Synopses & Reviews
Until one has loved an animal, one's soul remains unawakened." --Anatole France
This book is a credit to [Patrick McDonnell's] life's work and passion, and I know you will enjoy it and be moved by it." --Wayne Pacelle, President and CEO, The Humane Society of the United States
Patrick McDonnell's MUTTS is up there with Peanuts, Pogo, Krazy Kat, and Calvin and Hobbes--cartoons that are smart and funny, brilliantly drawn, and full of heart." --Matt Groening, The Simpsons creator
To me, MUTTS is exactly what a comic strip should be" --Charles Schulz, Peanuts creator
MUTTS creator Patrick McDonnell pairs his heartwarming "Shelter Stories" strips with real-life, fan-submitted testimonials and photographs to provide an emotionally gratifying look into the lives of the millions of rescue animals adopted into loving homes each year. In this emotive collection, McDonnell spotlights stories of animal rescue submitted by fans across the nation.
More than 70 full-color photographs of adopted pets-including cute and cuddly dogs, cats, bunnies, guinea pigs, birds, and ferrets-are featured alongside more than 100 of McDonnell's popular MUTTS "Shelter Stories" strips. Also included is an authoritative reference section with an Adoption Guide and resourceful links that encourage readers to, as McDonnell writes, "Adopt some love today."
For Ellis Island: Coming to the Land of Liberty "The generously sized period photos and Bial's museum shots tell a vivid and poignant tale for even those who cannot yet read the words. If one cannot get to the museum itself, this book is the next best thing."--School Library Journal "With the handsome treatment readers have come to expect, Bial presents the history of the New York Harbor immigration station . . . Illustrated with the author's photographs of the current museum as well as archival images, the account is further enriched by frequent quotes from those who passed through its doors."--Kirkus Reviews ". . . plentiful historical photographs speak volumes, and Bial's contemporary shots provide a worthy guide for those who cannot visit the restored buildings and exhibits in person."--Booklist and#160;"As Bial's appended "Children's Books" bibliography attests, there is plenty of material on Ellis Island available to young reader. Bial stakes a claim, though, to some of the most browsable, engaging photographs, which accompany his essay on the function of the island and the experiences of some of the immigrants who passed through, or were turned back, at the examination center."--Bulletin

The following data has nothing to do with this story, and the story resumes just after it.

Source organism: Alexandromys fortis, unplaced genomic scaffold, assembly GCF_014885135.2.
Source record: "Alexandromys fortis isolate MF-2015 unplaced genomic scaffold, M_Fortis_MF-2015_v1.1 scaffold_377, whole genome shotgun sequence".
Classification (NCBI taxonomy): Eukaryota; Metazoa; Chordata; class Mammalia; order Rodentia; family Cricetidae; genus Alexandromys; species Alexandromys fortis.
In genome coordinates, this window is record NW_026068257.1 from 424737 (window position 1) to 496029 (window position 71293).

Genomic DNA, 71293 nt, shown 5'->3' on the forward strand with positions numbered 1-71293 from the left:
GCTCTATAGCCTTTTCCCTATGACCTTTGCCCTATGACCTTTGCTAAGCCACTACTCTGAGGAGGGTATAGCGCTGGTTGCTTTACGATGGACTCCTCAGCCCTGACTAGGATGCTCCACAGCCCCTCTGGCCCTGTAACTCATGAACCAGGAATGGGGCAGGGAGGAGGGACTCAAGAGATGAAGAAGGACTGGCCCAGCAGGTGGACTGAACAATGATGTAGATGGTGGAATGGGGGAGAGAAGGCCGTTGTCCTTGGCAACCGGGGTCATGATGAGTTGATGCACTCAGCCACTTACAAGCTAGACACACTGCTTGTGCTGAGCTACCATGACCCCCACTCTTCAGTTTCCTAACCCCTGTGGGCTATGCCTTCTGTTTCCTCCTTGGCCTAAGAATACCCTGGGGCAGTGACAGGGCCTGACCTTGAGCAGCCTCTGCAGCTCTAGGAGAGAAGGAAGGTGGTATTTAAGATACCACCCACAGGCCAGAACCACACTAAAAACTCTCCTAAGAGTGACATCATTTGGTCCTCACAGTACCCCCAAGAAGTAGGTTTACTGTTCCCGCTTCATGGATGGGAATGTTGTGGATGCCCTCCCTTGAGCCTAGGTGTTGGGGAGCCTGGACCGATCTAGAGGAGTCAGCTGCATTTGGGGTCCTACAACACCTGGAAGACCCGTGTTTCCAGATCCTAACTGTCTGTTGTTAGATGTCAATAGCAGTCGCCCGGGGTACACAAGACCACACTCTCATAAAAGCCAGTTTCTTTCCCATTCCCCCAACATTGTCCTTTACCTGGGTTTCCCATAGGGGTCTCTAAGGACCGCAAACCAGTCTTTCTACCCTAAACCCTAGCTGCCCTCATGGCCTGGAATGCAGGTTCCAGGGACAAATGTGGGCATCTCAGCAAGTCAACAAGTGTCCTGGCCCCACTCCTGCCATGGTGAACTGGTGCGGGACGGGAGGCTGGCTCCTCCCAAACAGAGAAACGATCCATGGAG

"Mutts" creator McDonnell pairs his heartwarming "Shelter Story" strips with real-life, fan-submitted testimonials and photographs to provide an emotionally gratifying look into the lives of the 10 million rescue animals adopted into loving homes each year.
Dogs have been mans best friend for thousands and thousands of years, acting as companion, hunting partner and protector in a relationship that has benefitted both parties. Nowadays, nearly 75 million dogs have homes with American families, where many sleep in your beds, accompany you to school, and eat your unwanted broccoli at the dinner table. However, millions of dogs are born in the United States each year without a place to live. Many of these animals find themselves in shelters, and many, if they are not adopted, are put to sleep. Rescuing Rover
takes readers into the heart of the dog overpopulation problem. Covering puppy mills, pet stores and backyard breeders, author and photographer Raymond Bial does not shy away from the grim realities of this crisis. Where do all these dogs come from? Why arent there enough homes? Why should you not buy a pet from a pet store? What does it mean to be a puppy mill dog?
But then he takes readers into a local animal shelter and shares with them the ins and outs of daily life there. Who runs animal shelters? Where do the pets come from? How long do they stay? Who plays with the cats and feeds the dogs? And most importantly, how can you adopt one? With captivating images and in straightforward prose, Rescuing Rover is an introduction to what it is like to be a homeless pet in America, and a call to arms.
Nearly 75 million dogs live with American families, where many sleep in our beds, walk us to school, and eat our unwanted broccoli. However, millions of dogs are born in America each year without a place to live. Most of these animals find themselves in shelters, and many, if they are not adopted, are put to sleep. Raymond Bial takes readers into the genesis of the dog overpopulation problem, covering puppy mills, pet stores, and backyard breeders, and then he profiles a local animal shelter, sharing with readers the ins and outs of daily life there. Who runs animal shelters? Who plays with the pets? How long do they stay? And how can you adopt one?
About the Author
Patrick McDonnell is a New York Times
best-selling author and the recipient of multiple awards from the National Cartoonists Society for Oustanding Cartoonist of the Year and Newspaper Strip of the Year. A dedicated animal advocate and Genesis Award recipient, McDonnell regularly lends his talents to animal-protection groups and issues, including The Humane Society of the United States, where he serves on the national board of directors. McDonnell is also on the board of directors of the Charles M. Schulz Museum. He resides in New Jersey.